Washington: The Army needs a new way to connect soldiers on the battlefield, and it doesn’t care how it gets there.
The service is taking a “platform agnostic” approach to the way it is carrying out its new network strategy, a senior Army program official told me yesterday during the U.S. Army Association’s annual symposium here.
In other words, the Army doesn’t care what kind of industry-built black box it uses to communicate with troops in the field, as long as it can carry the two key waveforms that the service will base its entire communications network on, the official said.
Army leaders made that message crystal clear to their industry counterparts this week, deciding to kill the Army version of the Joint Tactical Radio System and re-open the competition for a tactical ground radio, according to recent news reports.
Large cost overruns and numerous schedule delays forced the Army’s hand in canceling the JTRS Ground Mobile Radio system. To that end, DoD has told Lockheed Martin, the prime contractor of the air and sea version of JTRS, to restructure that program with an eye toward affordability.
Army spokesman Paul Meheny declined to comment on the possible cancellation of GMRS, but did reiterate the backbone of the Army’s networking strategy will be the waveforms and not the specific hardware transmitting them.
Those two key networks are the Soldier Radio Waveform (SRW) and Wideband Networking Waveform (WNW). Using those two networks, ground troops will be able to communicate and coordinate operations among each other, as well as relay information back to combat commanders via satellite.
On unit-to-unit communications, the Army says the Warfighter Information Network-Tactical (WIN-T) “is the answer” according to Meheny.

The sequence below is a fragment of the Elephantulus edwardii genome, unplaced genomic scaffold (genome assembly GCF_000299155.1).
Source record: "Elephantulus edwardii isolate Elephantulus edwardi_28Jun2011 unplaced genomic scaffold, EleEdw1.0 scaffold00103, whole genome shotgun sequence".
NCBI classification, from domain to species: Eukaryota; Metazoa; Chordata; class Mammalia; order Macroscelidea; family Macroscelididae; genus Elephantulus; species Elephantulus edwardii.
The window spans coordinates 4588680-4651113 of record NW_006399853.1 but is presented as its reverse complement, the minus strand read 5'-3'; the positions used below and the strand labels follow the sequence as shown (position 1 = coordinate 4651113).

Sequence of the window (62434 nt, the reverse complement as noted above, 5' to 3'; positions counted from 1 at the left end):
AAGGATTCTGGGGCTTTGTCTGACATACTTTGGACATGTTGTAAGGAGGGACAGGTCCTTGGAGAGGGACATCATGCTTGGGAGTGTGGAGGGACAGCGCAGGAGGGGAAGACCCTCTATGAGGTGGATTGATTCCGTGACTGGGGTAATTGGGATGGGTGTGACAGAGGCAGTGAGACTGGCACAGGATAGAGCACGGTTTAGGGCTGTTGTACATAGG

To that end, service officials are planning to test newer versions of WIN-T, among other programs during the Network Integrated Evaluation trials, scheduled for later this month at the White Sands Missile Range in New Mexico.
It was during these NIE trials where the Army discovered the significant problems that ultimately led to the cancellation of the GMRs, Army acquisition chief Heidi Shyu said yesterday.
During the previous NIE, the Army was inundated with “very negative comments” about the GMRs radio, Shyu said. In the end, Army testers found out the radios used during the trials were filled with “broken connections” that affected their performance.
Shyu said the problem fell more on Army personnel not installing the radios correctly on the vehicles used during the NIE trials. However, with the cancellation of the entire system, those problems may have been tied to more than just user error.
For the Army, JTRS is clearly not the answer. And as the service continues to move ahead with its networking strategy, that answer is increasingly up in the air, the Army official admitted.
But what is clear to the Army is that its networks must continue to evolve, regardless of what black box it uses to get there.